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Producing any man made product is a culmination of two philosophies, design and manufacture. It should go without saying that one is of little value without the other. In my visit to the KEF facility in Maidstone-Kent, UK, I was fortunately allowed to get a glimpse and firsthand account into both disciplines. The final product in this case is a speaker system.
As I described in the design segment of this look into how a company brings a speaker to market, various methodologies are enacted to assure performance – because without design excellence, building anything does not count for very much. Regardless how magnificent a design might be, it also must be buildable. Not being able to put a thing together nullifies the whole exercise of a great design.
When building a speaker system in the UK, KEF uses a similar approach to the manufacturer and assembly of the cabinet and component parts of a speaker as they do in designing them. Two things stood out when I toured the manufacturing plant – planning and verification.
Before a speaker is ready for assembly, the first and most obvious requirement is that all of the parts are on hand and verified. Cabinets for my Blades, for instance are in the plant ready for assembly and the dimensions have been checked to assure they are correct. When building a speaker in England, all speakers are built as matched pairs. KEF does not simply build a number of speakers, pack them in a box and grab any two to fulfill an order. Serial numbers typically end in a “1” for one speaker and a “2” for the other. In addition to building speakers as pairs, only one technician is tasked with the actual assembly process. This not only ensures traceability (through the serial number) but it also assures the manufacture of both speakers is as consistent as possible.
For each and every speaker KEF builds in Maidstone, a certified production model is conspicuously placed within easy access to the assembly cell. These “reference standards” as they are called, are frequently checked and verified as meeting all of the design criteria. So the factory has a verified sample of what a properly built speaker should look like, sound like, and how it should all fit together. Additionally, KEF has a small anechoic chamber right in the manufacturing area where a speaker in production may be checked to assure it meets the design requirements. Included in the literature shipped with my Blades was a certification letter, signed by the technician that built them, showing a frequency graph of the design standard and the actual performance. Should the speaker fall outside of a very narrow tolerance, the speaker will be checked to find out why and corrected. Only when each and every speaker is 100% verified will they be released as meeting the design parameters.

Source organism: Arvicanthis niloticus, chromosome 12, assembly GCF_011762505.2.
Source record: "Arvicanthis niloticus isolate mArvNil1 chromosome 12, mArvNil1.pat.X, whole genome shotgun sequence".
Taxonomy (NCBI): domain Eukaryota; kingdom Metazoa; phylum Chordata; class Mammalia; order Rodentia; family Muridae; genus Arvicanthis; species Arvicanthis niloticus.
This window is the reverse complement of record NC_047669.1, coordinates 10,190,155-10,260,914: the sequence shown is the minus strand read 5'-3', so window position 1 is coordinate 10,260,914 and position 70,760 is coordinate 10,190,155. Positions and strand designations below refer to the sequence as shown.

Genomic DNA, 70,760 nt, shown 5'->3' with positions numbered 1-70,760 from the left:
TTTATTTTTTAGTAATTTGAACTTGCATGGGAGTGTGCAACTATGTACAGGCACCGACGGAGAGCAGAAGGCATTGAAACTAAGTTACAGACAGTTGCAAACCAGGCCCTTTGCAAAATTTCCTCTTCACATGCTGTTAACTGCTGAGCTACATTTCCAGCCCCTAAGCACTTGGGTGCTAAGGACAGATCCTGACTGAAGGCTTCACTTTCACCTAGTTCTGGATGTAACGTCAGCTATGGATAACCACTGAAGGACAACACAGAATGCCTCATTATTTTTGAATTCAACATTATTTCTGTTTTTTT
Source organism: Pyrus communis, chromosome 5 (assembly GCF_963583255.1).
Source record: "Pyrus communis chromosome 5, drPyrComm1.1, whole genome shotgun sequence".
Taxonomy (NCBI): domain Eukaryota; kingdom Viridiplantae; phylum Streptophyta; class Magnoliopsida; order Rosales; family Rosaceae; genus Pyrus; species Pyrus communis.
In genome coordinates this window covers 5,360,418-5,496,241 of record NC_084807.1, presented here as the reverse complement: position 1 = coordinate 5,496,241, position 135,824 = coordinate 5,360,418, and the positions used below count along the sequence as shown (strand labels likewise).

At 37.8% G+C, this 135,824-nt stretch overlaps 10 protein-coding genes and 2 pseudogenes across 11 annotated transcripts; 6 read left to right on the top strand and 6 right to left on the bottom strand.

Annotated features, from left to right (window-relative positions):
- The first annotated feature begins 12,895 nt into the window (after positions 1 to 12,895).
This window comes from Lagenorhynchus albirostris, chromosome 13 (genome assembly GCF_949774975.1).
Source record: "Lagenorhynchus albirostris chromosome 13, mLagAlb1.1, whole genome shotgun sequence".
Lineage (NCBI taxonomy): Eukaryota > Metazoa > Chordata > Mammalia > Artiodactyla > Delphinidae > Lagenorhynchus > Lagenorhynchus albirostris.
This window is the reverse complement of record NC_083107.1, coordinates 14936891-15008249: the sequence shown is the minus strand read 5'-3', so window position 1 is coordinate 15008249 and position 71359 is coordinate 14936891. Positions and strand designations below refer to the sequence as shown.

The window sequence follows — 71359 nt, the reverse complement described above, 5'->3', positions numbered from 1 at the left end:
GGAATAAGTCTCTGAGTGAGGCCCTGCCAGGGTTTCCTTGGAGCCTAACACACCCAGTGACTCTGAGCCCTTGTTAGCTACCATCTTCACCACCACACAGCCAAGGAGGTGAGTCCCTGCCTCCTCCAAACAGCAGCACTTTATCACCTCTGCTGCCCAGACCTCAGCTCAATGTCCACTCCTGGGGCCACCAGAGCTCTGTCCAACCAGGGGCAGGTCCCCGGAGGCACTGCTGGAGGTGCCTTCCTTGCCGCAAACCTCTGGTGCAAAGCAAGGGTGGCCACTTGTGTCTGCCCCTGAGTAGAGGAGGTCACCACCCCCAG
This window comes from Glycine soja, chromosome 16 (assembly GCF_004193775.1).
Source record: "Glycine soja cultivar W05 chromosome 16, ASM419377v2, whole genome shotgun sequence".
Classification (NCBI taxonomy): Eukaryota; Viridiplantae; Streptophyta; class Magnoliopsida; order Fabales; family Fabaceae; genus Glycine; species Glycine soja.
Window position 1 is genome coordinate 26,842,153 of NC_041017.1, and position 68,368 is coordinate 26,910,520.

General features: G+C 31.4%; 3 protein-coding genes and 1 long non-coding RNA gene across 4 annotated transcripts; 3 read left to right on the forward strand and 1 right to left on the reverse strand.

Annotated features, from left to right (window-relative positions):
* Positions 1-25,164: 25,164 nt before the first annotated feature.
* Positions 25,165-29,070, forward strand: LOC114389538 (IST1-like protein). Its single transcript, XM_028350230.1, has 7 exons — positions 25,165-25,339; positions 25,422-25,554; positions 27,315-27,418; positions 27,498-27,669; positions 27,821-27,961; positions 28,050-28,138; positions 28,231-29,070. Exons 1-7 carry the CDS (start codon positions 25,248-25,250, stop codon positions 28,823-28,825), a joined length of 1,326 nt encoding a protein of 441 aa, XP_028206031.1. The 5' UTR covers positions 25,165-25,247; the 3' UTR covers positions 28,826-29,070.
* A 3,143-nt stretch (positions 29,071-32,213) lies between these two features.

Finishing is also checked. When holding up his hand in front of a Reference 3 speaker being built, Jack Oclee-Brown, the lead acoustical engineer for KEF, and my tour guide, noted that he could see his hand clearly in the reflection- his hand looked like a reflection with no waves at all. While not a test with any type of calibrated gloss meter, it certainly is a quick verification that the finish is correct. Needless to say, all of the finishes are accurately verified to ensure they meet the correct color and gloss. Once the cabinets have been verified for dimensionality and color, once the speakers are assembled, once the speaker is tested to ensure it meets the design standard, once the QC and manufacturing managers have signed off on the final product, the speaker is then packaged and is ready for shipment.
While most companies would be content with one anechoic chamber, KEF actually has two. One, as mentioned above, is in the assembly area. There is a second, and much larger one in a building that is used both for research and development as well as verification of design. This is particularly true when building the Muon, a speaker that is about 80″ tall and weighs in excess of 250 pounds. What I found particularly interesting is that KEF not only has two anechoic chambers, they also have a room that functions in the opposite – an echo chamber.
This room is pretty large, about fifty feet square. It is constructed of concrete block walls, a concrete floor and a plaster ceiling. This is a room designed to enhance slap echo and reverberation. Directly in the middle of the room is a pneumatic lift so that a speaker can be raised to various heights and test tones may be played, measured and recorded. On one wall there is a single UniQ driver mounted on a piece of plywood with multiple sensors hanging in free air at various positions and heights. This set up is used to confirm that the UniQ driver in any one speaker is performing as required. Jack noted that this room, while somewhat unique, is very instrumental in helping KEF to understand what their designs are doing in all conditions. While it is true such a room is not representative of most listening environments, it is evidence of the attention to detail KEF uses in designing and building their speakers.
Like all world class manufacturers, KEF employs a disciplined, dedicated effort in designing and building a speaker. What my visit to the Maidstone facility demonstrates is that to build a world class product, it takes a team effort in designing, building, testing, verifying and even packaging to deliver a high performance product.
I would like to thank Mr. Johann Coorg for setting up my visit to KEF, to Steve Halsall, Assistant Managing Director, the entire engineering team for their time, and most especially to Mr. Jack Oclee-Brown for taking his valuable time to graciously show me the methodology into how KEF designs and builds their line of speaker systems.